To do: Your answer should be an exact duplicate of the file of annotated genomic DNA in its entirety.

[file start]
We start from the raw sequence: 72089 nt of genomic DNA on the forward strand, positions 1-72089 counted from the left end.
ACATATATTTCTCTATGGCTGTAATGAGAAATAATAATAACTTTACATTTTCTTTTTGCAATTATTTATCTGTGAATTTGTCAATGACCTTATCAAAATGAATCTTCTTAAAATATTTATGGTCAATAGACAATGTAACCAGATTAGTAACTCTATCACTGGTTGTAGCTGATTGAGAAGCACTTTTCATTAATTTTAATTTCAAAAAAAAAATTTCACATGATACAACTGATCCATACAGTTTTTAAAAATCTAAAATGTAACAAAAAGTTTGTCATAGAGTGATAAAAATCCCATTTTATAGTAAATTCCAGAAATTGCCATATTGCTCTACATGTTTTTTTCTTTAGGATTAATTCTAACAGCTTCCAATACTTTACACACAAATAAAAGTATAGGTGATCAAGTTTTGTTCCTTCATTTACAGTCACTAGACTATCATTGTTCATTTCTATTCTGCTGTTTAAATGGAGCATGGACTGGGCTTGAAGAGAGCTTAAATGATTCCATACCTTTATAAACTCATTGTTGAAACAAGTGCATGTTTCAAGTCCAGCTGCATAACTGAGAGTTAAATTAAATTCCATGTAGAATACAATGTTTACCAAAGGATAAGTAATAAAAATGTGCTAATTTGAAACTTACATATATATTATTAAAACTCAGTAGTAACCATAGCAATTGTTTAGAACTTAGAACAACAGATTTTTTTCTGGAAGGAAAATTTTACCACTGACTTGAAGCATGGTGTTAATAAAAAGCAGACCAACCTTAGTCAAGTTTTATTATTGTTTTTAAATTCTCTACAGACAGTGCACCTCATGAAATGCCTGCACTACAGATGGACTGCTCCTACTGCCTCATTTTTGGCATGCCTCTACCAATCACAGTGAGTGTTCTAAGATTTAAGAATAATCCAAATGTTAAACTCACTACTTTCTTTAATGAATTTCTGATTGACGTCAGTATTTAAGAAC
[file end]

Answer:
We start from the raw sequence: 72089 nt of genomic DNA on the forward strand, positions 1-72089 counted from the left end.
ACATATATTTCTCTATGGCTGTAATGAGAAATAATAATAACTTTACATTTTCTTTTTGCAATTATTTATCTGTGAATTTGTCAATGACCTTATCAAAATGAATCTTCTTAAAATATTTATGGTCAATAGACAATGTAACCAGATTAGTAACTCTATCACTGGTTGTAGCTGATTGAGAAGCACTTTTCATTAATTTTAATTTCAAAAAAAAAATTTCACATGATACAACTGATCCATACAGTTTTTAAAAATCTAAAATGTAACAAAAAGTTTGTCATAGAGTGATAAAAATCCCATTTTATAGTAAATTCCAGAAATTGCCATATTGCTCTACATGTTTTTTTCTTTAGGATTAATTCTAACAGCTTCCAATACTTTACACACAAATAAAAGTATAGGTGATCAAGTTTTGTTCCTTCATTTACAGTCACTAGACTATCATTGTTCATTTCTATTCTGCTGTTTAAATGGAGCATGGACTGGGCTTGAAGAGAGCTTAAATGATTCCATACCTTTATAAACTCATTGTTGAAACAAGTGCATGTTTCAAGTCCAGCTGCATAACTGAGAGTTAAATTAAATTCCATGTAGAATACAATGTTTACCAAAGGATAAGTAATAAAAATGTGCTAATTTGAAACTTACATATATATTATTAAAACTCAGTAGTAACCATAGCAATTGTTTAGAACTTAGAACAACAGATTTTTTTCTGGAAGGAAAATTTTACCACTGACTTGAAGCATGGTGTTAATAAAAAGCAGACCAACCTTAGTCAAGTTTTATTATTGTTTTTAAATTCTCTACAGACAGTGCACCTCATGAAATGCCTGCACTACAGATGGACTGCTCCTACTGCCTCATTTTTGGCATGCCTCTACCAATCACAGTGAGTGTTCTAAGATTTAAGAATAATCCAAATGTTAAACTCACTACTTTCTTTAATGAATTTCTGATTGACGTCAGTATTTAAGAAC